On the day Nazia’s two-year-old son fell ill with acute diarrhoea, American soldiers engaged in a shootout with the Taliban near the family home in Helmand province.
Terrified of being killed in the crossfire, Nazia sheltered indoors for five days before braving the dirt track that led to the local clinic. By then, Abdul was close to death.
As night fell, Nazia’s husband could not find a taxi driver willing to risk the journey to hospital on Helmand’s dangerous roads. They had to wait till the next night to get to Bost hospital, in the provincial capital Lashkar Gah, which has the only paediatric ward in the area.
Nazia was lucky: when she reached the hospital last Tuesday nurses fed a diet of enriched milk to her malnourished child. The doctors said Abdul would survive.
The Helmand paediatric ward is supported by staff from Médecins Sans Frontières (MSF). The hospital in which it sits is one of only two 24-hour hospitals that serve southern Afghanistan.
Patients who make their way to the hospital have risked roadside bombs, highway thieves and the danger of being caught in military action to get there. The delay makes easily curable diseases and infections potentially deadly.
“If people can’t leave their village for days on end because there’s fighting going on then only when their child is dying do they take the risk. Simple things such as diarrhoea become life threatening,” says Michiel Hofman, MSF’s regional director in Afghanistan.
Our Christmas appeal aims to help children such as Nazia’s, whose lives are threatened or devastated by war. Last year, we raised £750,000 for a special surgical unit run by MSF, where children with burns and blast injuries sustained in the war in Iraq are given a chance of a normal life.
In the coming year, we want to continue to support that unit and extend our help to some of MSF’s other projects which give medical aid and shelter to children in war zones.
MSF will give 10% of the money raised to the Royal Society of Medicine, an educational charity that counts some of Britain’s most eminent doctors among its members. The society will use the money to open its webcasts and online journals to doctors working in war-torn areas, who often struggle for information on difficult cases.
The Helmand paediatric unit is bringing medical expertise to an area where few else dare to venture: MSF itself was forced to leave Afghanistan in 2004 when five of its workers were murdered in Badghis province. Last year, despite the ferocity of the conflict in Afghanistan it decided it had to return.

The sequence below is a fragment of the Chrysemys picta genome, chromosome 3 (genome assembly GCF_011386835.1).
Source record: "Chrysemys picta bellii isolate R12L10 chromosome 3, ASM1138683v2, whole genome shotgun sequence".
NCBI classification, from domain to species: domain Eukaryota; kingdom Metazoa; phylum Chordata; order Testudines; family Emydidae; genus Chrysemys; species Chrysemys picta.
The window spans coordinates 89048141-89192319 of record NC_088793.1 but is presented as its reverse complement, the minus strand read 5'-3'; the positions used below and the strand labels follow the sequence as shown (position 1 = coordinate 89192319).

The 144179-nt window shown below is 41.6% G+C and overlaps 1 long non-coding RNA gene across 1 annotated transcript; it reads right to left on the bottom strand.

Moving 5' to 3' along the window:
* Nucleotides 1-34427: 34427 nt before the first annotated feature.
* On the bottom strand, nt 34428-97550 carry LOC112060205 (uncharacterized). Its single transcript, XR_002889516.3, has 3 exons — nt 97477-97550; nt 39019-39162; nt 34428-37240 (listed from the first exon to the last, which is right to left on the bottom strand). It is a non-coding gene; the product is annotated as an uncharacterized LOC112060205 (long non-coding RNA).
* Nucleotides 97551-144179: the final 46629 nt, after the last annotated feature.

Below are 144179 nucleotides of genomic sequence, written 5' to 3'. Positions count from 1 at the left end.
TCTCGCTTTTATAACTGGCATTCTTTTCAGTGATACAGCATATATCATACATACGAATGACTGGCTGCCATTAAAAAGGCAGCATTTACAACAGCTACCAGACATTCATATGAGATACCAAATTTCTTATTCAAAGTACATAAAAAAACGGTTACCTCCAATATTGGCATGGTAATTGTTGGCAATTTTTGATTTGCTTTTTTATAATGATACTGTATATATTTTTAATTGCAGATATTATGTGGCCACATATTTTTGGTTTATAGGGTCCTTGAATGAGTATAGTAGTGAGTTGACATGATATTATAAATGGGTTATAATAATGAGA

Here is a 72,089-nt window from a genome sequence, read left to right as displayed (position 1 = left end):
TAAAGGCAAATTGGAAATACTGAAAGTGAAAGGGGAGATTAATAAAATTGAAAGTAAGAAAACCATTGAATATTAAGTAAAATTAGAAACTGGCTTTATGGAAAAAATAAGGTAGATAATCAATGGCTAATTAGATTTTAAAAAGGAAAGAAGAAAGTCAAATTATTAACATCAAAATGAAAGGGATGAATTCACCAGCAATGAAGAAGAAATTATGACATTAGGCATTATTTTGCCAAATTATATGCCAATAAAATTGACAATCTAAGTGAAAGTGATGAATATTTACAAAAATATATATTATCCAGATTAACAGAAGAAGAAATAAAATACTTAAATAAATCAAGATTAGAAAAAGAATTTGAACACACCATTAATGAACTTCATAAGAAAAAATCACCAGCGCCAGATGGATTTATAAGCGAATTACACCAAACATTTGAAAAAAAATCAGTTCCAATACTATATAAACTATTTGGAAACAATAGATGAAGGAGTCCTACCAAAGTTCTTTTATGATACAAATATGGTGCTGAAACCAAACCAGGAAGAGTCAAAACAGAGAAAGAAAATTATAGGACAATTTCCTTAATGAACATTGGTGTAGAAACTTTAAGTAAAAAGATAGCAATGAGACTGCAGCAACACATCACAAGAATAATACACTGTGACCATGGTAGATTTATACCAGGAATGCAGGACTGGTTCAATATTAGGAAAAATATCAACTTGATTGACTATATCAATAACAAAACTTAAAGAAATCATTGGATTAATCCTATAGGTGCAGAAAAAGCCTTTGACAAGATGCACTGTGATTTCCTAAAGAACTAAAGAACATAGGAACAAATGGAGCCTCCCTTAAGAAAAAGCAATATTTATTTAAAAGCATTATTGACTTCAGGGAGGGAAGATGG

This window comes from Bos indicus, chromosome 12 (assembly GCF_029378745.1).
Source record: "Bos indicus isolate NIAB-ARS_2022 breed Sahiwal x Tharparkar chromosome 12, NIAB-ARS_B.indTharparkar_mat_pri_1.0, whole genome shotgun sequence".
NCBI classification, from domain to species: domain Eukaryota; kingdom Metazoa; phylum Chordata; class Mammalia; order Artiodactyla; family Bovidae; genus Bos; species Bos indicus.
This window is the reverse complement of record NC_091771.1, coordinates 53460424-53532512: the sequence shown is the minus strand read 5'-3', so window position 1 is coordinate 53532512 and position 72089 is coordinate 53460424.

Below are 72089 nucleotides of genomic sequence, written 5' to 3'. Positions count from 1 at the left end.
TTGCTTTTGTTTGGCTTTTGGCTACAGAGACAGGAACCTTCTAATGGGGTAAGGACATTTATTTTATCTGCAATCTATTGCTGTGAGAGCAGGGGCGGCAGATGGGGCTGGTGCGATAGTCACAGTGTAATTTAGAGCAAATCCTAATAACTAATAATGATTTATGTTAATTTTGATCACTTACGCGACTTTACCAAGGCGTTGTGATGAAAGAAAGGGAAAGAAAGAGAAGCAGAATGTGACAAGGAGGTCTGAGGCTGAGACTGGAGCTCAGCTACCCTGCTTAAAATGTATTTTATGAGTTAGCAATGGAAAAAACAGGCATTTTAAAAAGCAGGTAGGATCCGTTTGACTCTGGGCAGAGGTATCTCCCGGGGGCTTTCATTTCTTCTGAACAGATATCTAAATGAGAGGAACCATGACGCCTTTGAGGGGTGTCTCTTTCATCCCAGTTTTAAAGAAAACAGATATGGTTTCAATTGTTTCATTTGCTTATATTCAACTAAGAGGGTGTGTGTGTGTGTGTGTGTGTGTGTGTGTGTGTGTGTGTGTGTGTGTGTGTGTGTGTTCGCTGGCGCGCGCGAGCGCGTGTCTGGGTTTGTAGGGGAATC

The charity has also opened a clinic in Kabul, but it is in Helmand that the need is most acute. MSF receives no government funding for its work in Afghanistan and is wholly reliant on the generosity of individuals.
The concrete steps outside the 150-bed hospital are lined with the squatting figures of Afghan men waiting anxiously for updates on the health of their children.
One week ago, when Obaidullah Mohammadi’s pregnant wife fell ill, the taxi drivers in his village refused to take the couple to Lashkar Gah because of fighting on the road. It was two days before they reached the hospital and by then it was too late. At the end of an agonising journey, his wife suffered a miscarriage.
“We have a situation where the population is trapped between the different fighting forces. Either they can’t reach the hospital or the health system fails to reach them,” says Stefano Argenziano, the head of MSF’s Bost team.
Bost also treats its share of gunshot wounds, shelling victims and mine injuries. Qaramagullah, a 17-year-old girl, lost her two children, her father and her husband when a Nato plane bombed her home in Sangin district last month.
Qaramagullah, who has a fractured skull and cannot move her left leg or arm, says: “I have lost everything. You can’t tell where my home once was. This hospital is the only place in Helmand I can get free medicine and good treatment.”
If you would like to donate to our appeal please go to thesundaytimes.co.uk/appeal or msf.org.uk/iraqappeal